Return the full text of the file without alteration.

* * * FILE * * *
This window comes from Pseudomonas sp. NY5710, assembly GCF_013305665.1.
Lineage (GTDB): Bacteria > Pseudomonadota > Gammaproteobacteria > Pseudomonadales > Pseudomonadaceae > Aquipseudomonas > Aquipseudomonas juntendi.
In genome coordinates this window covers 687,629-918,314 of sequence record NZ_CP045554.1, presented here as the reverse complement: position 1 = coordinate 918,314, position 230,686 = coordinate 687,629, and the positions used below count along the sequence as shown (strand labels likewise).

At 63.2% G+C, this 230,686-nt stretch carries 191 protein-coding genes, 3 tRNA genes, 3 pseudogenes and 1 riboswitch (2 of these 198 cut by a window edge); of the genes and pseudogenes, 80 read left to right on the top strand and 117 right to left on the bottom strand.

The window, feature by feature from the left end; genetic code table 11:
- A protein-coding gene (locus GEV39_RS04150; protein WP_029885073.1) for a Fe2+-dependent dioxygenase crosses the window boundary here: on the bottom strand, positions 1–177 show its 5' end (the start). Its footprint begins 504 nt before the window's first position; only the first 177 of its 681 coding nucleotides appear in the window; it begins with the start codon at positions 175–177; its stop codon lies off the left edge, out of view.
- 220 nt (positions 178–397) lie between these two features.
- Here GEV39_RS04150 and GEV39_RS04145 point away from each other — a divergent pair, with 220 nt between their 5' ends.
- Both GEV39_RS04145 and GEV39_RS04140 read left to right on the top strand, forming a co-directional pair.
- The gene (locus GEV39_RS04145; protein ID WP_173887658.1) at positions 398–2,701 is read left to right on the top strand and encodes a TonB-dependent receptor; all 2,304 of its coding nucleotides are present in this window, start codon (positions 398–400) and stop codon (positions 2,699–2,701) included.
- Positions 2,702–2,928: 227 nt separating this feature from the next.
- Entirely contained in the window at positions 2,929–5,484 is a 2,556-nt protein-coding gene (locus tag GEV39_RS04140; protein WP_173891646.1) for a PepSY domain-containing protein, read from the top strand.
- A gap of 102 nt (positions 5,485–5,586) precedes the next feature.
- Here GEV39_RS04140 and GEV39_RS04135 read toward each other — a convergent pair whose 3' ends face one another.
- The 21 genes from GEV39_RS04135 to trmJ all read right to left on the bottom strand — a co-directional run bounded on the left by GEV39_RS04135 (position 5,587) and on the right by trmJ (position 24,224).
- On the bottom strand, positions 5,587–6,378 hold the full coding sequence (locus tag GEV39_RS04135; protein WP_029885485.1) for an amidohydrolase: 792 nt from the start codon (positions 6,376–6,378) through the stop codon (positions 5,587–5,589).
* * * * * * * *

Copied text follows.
This window comes from Pseudomonas sp. NY5710, assembly GCF_013305665.1.
Lineage (GTDB): Bacteria > Pseudomonadota > Gammaproteobacteria > Pseudomonadales > Pseudomonadaceae > Aquipseudomonas > Aquipseudomonas juntendi.
In genome coordinates this window covers 687,629-918,314 of sequence record NZ_CP045554.1, presented here as the reverse complement: position 1 = coordinate 918,314, position 230,686 = coordinate 687,629, and the positions used below count along the sequence as shown (strand labels likewise).

At 63.2% G+C, this 230,686-nt stretch carries 191 protein-coding genes, 3 tRNA genes, 3 pseudogenes and 1 riboswitch (2 of these 198 cut by a window edge); of the genes and pseudogenes, 80 read left to right on the top strand and 117 right to left on the bottom strand.

The window, feature by feature from the left end; genetic code table 11:
- A protein-coding gene (locus GEV39_RS04150; protein WP_029885073.1) for a Fe2+-dependent dioxygenase crosses the window boundary here: on the bottom strand, positions 1–177 show its 5' end (the start). Its footprint begins 504 nt before the window's first position; only the first 177 of its 681 coding nucleotides appear in the window; it begins with the start codon at positions 175–177; its stop codon lies off the left edge, out of view.
- 220 nt (positions 178–397) lie between these two features.
- Here GEV39_RS04150 and GEV39_RS04145 point away from each other — a divergent pair, with 220 nt between their 5' ends.
- Both GEV39_RS04145 and GEV39_RS04140 read left to right on the top strand, forming a co-directional pair.
- The gene (locus GEV39_RS04145; protein ID WP_173887658.1) at positions 398–2,701 is read left to right on the top strand and encodes a TonB-dependent receptor; all 2,304 of its coding nucleotides are present in this window, start codon (positions 398–400) and stop codon (positions 2,699–2,701) included.
- Positions 2,702–2,928: 227 nt separating this feature from the next.
- Entirely contained in the window at positions 2,929–5,484 is a 2,556-nt protein-coding gene (locus tag GEV39_RS04140; protein WP_173891646.1) for a PepSY domain-containing protein, read from the top strand.
- A gap of 102 nt (positions 5,485–5,586) precedes the next feature.
- Here GEV39_RS04140 and GEV39_RS04135 read toward each other — a convergent pair whose 3' ends face one another.
- The 21 genes from GEV39_RS04135 to trmJ all read right to left on the bottom strand — a co-directional run bounded on the left by GEV39_RS04135 (position 5,587) and on the right by trmJ (position 24,224).
- On the bottom strand, positions 5,587–6,378 hold the full coding sequence (locus tag GEV39_RS04135; protein WP_029885485.1) for an amidohydrolase: 792 nt from the start codon (positions 6,376–6,378) through the stop codon (positions 5,587–5,589).